Tell Me a Smart Story: On Podcasts, Videos, and Websites as Writing Assignments

It does take longer to evaluate student multimedia projects. I can understand the motive behind letting students do a shorter video or a longer audio project, but I’d rather let the students choose to go for depth or technical expertise, rather than automatically treating 10-15 minutes of video as if it’s the same as 45 minutes of audio. I’m actually in the middle of evaluating student media projects now, and welcome the break.

When it came to designing assignments that would show how well they understood such varied concepts, I decided to go out on a pedagogical limb.

If they preferred, students could write a traditional research paper for their final project. Or they could “write” about their topic in a different way — via a 45-minute podcast, a 10-to-15-minute video, a website, or an interactive, digital essay (on a blog or a Word document) that used embedded videos, photos, and audio to help the reader understand their topics.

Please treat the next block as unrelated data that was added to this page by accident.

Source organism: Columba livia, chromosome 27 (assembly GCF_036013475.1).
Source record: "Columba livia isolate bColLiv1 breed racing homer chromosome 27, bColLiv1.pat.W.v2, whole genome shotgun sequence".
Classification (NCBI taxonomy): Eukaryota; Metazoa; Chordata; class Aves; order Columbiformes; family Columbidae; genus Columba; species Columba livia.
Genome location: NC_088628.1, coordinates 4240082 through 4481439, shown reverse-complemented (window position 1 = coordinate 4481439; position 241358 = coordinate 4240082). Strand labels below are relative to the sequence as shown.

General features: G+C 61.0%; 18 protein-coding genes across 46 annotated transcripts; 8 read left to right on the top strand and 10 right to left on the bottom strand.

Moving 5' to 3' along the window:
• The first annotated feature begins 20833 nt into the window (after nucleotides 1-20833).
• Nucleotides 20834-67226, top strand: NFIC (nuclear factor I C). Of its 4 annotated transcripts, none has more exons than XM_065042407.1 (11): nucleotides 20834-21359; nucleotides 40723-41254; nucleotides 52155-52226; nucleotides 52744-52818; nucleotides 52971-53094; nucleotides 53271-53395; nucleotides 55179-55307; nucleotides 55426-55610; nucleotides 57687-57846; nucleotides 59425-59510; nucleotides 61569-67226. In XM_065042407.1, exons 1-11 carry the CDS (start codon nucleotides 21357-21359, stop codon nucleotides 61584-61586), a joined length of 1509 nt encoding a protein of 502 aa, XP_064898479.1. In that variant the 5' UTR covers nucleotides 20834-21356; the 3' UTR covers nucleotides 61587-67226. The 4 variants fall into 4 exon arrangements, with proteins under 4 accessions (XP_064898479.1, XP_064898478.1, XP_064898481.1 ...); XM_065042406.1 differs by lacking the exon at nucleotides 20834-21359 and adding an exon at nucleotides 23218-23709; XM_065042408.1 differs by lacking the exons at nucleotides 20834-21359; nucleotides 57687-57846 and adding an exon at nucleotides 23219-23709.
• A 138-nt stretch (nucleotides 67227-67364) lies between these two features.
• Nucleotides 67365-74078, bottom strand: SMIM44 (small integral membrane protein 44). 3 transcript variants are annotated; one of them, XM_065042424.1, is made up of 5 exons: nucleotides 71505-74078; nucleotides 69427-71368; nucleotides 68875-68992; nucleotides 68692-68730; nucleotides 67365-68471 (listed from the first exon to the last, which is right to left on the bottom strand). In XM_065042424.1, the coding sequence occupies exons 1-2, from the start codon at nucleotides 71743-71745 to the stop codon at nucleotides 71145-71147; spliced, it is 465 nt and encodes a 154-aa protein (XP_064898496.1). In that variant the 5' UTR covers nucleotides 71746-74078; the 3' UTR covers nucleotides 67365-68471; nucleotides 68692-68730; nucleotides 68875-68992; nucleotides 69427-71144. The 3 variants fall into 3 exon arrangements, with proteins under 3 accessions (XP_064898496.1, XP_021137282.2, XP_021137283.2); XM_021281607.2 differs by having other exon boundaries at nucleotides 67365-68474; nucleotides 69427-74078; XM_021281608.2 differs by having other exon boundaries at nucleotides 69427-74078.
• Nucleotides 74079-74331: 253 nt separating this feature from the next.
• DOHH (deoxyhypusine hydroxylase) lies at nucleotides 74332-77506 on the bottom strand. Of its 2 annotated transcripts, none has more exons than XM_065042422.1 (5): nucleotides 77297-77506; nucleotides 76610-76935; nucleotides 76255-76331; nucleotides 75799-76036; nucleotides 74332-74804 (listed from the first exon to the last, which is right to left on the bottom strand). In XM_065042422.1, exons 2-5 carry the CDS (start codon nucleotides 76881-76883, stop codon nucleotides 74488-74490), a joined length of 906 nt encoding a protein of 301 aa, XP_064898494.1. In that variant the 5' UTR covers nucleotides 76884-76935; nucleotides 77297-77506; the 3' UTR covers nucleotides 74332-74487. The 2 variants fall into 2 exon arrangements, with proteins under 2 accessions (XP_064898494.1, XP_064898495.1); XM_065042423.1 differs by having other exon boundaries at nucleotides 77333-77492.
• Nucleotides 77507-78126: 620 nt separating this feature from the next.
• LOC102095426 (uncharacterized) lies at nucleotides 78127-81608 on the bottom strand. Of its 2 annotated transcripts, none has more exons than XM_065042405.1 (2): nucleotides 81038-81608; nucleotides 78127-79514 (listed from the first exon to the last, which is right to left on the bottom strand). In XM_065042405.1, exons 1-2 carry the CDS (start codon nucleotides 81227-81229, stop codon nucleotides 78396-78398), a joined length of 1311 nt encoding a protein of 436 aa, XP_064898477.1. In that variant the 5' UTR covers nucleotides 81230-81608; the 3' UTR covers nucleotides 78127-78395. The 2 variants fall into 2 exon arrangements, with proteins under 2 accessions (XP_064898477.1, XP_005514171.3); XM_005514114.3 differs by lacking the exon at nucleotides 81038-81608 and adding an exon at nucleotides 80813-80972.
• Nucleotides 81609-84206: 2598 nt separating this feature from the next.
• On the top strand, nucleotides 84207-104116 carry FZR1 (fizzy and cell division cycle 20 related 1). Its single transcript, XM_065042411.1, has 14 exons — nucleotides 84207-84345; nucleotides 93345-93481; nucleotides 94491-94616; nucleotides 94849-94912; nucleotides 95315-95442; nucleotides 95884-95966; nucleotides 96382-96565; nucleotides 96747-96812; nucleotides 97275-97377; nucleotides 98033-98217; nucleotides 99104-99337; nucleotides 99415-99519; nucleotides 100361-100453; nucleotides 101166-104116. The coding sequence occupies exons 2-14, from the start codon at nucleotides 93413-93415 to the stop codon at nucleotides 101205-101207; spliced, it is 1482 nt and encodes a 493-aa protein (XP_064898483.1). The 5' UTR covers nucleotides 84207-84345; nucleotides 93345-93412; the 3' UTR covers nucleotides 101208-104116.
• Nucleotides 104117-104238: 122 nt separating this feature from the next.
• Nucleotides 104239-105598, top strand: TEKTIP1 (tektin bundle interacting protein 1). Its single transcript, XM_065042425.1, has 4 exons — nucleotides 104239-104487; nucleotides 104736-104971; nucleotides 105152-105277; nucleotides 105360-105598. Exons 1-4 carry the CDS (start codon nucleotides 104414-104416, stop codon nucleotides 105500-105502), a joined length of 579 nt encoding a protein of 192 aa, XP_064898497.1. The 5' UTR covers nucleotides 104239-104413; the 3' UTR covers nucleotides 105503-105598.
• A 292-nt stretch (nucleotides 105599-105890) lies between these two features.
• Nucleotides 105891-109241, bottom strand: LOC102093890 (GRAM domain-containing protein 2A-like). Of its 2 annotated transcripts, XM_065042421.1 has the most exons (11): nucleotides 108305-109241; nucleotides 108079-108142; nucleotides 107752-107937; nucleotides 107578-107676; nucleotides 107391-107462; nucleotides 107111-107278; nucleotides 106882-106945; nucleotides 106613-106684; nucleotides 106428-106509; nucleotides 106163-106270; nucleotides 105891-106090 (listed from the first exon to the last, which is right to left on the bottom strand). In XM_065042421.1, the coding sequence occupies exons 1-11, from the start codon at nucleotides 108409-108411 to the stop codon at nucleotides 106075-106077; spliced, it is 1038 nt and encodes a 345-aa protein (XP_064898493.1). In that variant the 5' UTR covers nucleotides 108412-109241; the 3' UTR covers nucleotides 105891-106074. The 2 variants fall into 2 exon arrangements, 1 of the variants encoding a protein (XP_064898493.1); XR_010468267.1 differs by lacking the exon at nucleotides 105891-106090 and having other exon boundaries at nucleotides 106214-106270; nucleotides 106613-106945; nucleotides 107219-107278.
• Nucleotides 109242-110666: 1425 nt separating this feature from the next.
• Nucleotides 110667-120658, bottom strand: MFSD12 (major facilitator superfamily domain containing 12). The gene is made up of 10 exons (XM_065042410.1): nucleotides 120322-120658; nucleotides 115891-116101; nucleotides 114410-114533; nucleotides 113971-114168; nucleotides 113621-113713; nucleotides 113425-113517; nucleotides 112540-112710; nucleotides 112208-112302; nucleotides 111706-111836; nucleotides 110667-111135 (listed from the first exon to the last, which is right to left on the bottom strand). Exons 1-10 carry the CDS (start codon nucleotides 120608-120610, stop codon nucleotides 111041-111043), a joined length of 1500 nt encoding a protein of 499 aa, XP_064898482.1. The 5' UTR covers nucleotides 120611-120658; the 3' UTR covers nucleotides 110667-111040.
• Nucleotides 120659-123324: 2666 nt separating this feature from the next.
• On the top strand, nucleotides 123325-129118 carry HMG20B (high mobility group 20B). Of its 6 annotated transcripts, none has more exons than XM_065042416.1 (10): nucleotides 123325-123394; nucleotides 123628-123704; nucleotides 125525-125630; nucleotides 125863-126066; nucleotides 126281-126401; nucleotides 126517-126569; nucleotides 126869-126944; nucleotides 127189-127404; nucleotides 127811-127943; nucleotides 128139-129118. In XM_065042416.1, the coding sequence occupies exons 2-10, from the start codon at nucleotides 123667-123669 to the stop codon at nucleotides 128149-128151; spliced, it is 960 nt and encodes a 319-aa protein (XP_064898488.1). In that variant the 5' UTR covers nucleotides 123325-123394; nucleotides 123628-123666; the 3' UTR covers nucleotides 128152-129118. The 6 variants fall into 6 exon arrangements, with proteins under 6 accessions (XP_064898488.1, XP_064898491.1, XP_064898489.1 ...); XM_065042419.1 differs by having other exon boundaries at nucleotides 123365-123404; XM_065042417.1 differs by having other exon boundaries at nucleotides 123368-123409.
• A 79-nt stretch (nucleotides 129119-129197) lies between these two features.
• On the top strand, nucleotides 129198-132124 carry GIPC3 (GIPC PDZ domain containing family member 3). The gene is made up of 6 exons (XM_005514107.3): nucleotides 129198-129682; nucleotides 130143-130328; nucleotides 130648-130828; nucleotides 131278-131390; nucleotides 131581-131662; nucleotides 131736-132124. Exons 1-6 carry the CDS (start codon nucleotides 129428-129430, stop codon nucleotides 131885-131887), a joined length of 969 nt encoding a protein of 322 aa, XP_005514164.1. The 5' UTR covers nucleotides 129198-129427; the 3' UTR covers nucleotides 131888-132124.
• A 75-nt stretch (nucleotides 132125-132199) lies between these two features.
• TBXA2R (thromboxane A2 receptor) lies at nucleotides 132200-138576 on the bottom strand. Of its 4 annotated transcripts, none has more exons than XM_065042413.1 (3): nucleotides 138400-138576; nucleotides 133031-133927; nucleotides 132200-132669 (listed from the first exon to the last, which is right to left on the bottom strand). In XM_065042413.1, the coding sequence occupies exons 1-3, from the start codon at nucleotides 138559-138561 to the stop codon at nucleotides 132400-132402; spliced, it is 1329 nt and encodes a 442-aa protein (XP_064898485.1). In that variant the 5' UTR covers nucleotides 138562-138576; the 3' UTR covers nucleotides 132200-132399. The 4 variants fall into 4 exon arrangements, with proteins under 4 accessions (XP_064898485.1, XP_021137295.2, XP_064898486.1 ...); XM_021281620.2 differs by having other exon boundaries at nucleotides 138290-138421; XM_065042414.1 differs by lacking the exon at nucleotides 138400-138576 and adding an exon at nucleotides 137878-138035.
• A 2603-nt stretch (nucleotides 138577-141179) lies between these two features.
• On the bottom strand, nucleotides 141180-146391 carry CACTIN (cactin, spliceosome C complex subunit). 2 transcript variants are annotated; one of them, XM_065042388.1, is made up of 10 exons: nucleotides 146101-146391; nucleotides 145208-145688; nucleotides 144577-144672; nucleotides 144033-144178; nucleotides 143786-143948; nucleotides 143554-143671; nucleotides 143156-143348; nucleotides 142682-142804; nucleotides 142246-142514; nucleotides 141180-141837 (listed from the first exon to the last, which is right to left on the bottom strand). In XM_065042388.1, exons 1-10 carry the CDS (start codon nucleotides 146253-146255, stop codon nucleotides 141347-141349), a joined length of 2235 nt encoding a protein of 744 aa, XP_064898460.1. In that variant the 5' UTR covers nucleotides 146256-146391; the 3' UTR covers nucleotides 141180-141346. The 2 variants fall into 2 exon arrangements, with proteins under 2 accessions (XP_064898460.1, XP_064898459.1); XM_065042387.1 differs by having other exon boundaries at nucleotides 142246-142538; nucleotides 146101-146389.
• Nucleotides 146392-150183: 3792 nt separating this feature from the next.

To say I was nervous about trying out innovative ways of getting them to write is an understatement. Theresa MacPhail, Chronicle of Higher Education